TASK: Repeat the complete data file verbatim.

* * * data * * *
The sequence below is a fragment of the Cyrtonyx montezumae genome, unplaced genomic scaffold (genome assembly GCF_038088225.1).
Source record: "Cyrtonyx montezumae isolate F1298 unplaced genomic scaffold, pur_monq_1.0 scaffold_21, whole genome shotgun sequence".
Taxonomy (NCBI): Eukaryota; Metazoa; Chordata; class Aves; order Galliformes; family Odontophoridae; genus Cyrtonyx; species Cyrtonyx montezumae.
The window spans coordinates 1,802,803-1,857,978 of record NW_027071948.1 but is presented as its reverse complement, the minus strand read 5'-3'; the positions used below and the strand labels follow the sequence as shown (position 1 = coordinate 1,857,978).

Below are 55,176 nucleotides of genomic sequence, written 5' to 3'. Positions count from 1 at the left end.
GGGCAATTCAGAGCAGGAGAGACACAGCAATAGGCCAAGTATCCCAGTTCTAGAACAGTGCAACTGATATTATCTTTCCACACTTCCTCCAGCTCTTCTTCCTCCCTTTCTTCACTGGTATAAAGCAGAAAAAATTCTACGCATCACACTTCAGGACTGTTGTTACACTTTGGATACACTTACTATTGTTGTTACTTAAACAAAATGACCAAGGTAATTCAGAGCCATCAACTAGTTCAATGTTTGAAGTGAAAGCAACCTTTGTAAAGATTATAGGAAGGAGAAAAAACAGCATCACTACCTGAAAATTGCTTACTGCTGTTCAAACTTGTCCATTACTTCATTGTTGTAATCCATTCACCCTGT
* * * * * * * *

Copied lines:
The sequence below is a fragment of the Cyrtonyx montezumae genome, unplaced genomic scaffold (genome assembly GCF_038088225.1).
Source record: "Cyrtonyx montezumae isolate F1298 unplaced genomic scaffold, pur_monq_1.0 scaffold_21, whole genome shotgun sequence".
Taxonomy (NCBI): Eukaryota; Metazoa; Chordata; class Aves; order Galliformes; family Odontophoridae; genus Cyrtonyx; species Cyrtonyx montezumae.
The window spans coordinates 1,802,803-1,857,978 of record NW_027071948.1 but is presented as its reverse complement, the minus strand read 5'-3'; the positions used below and the strand labels follow the sequence as shown (position 1 = coordinate 1,857,978).

Below are 55,176 nucleotides of genomic sequence, written 5' to 3'. Positions count from 1 at the left end.
GGGCAATTCAGAGCAGGAGAGACACAGCAATAGGCCAAGTATCCCAGTTCTAGAACAGTGCAACTGATATTATCTTTCCACACTTCCTCCAGCTCTTCTTCCTCCCTTTCTTCACTGGTATAAAGCAGAAAAAATTCTACGCATCACACTTCAGGACTGTTGTTACACTTTGGATACACTTACTATTGTTGTTACTTAAACAAAATGACCAAGGTAATTCAGAGCCATCAACTAGTTCAATGTTTGAAGTGAAAGCAACCTTTGTAAAGATTATAGGAAGGAGAAAAAACAGCATCACTACCTGAAAATTGCTTACTGCTGTTCAAACTTGTCCATTACTTCATTGTTGTAATCCATTCACCCTGT